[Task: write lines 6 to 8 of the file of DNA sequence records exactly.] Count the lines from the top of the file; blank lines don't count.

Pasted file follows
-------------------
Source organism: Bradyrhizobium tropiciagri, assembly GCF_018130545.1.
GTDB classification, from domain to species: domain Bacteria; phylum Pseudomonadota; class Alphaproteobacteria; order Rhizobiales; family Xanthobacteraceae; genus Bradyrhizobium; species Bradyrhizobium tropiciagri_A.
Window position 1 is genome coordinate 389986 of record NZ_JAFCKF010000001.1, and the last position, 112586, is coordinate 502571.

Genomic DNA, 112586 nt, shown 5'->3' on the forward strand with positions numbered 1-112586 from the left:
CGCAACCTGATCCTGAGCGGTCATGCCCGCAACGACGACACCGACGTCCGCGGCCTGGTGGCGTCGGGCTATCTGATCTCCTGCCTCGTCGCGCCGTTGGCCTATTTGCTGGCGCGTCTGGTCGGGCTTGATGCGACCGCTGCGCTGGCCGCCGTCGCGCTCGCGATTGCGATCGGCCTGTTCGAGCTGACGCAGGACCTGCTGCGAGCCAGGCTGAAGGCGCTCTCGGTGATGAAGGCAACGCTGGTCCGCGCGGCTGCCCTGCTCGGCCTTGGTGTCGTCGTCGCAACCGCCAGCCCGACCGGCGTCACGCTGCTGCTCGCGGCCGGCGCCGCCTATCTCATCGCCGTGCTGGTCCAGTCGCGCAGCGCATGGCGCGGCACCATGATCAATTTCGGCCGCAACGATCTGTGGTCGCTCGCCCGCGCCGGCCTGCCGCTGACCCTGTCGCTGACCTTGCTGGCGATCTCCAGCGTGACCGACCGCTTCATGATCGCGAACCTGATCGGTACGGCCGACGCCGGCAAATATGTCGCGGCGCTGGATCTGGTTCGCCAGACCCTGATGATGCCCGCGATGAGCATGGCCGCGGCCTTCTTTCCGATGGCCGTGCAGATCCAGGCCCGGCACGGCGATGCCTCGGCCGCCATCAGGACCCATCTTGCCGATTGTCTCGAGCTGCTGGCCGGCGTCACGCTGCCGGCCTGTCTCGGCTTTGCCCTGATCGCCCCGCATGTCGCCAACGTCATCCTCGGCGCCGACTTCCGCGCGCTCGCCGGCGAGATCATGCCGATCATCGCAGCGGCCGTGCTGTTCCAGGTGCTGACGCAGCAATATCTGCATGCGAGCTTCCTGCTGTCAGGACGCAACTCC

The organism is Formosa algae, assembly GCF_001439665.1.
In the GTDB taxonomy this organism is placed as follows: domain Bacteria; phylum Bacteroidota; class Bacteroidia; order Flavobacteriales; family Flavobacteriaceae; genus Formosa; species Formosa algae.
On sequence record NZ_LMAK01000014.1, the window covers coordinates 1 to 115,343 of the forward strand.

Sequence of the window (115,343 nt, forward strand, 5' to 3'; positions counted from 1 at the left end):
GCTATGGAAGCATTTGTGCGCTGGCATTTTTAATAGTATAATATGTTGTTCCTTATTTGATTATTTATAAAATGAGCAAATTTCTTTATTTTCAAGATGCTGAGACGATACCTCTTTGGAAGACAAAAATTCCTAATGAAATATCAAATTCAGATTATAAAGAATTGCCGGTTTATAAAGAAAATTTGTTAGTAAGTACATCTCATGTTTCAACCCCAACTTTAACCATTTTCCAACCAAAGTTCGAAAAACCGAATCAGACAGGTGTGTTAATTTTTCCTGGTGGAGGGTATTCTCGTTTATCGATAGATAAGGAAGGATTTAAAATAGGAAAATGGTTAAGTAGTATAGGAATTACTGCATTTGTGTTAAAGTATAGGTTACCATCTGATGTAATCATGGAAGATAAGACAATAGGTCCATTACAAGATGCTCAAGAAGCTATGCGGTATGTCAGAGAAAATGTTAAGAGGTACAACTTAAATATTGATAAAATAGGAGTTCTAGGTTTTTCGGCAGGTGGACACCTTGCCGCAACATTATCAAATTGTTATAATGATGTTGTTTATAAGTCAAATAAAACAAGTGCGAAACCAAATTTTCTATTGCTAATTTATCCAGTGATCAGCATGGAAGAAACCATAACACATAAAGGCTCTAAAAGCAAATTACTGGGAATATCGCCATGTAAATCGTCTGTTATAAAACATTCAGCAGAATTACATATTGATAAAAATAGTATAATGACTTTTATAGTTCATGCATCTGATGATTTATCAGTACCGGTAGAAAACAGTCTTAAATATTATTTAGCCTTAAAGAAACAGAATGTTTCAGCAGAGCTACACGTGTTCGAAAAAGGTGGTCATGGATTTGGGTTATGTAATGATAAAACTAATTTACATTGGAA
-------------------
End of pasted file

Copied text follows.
The organism is Formosa algae, assembly GCF_001439665.1.
In the GTDB taxonomy this organism is placed as follows: domain Bacteria; phylum Bacteroidota; class Bacteroidia; order Flavobacteriales; family Flavobacteriaceae; genus Formosa; species Formosa algae.
On sequence record NZ_LMAK01000014.1, the window covers coordinates 1 to 115,343 of the forward strand.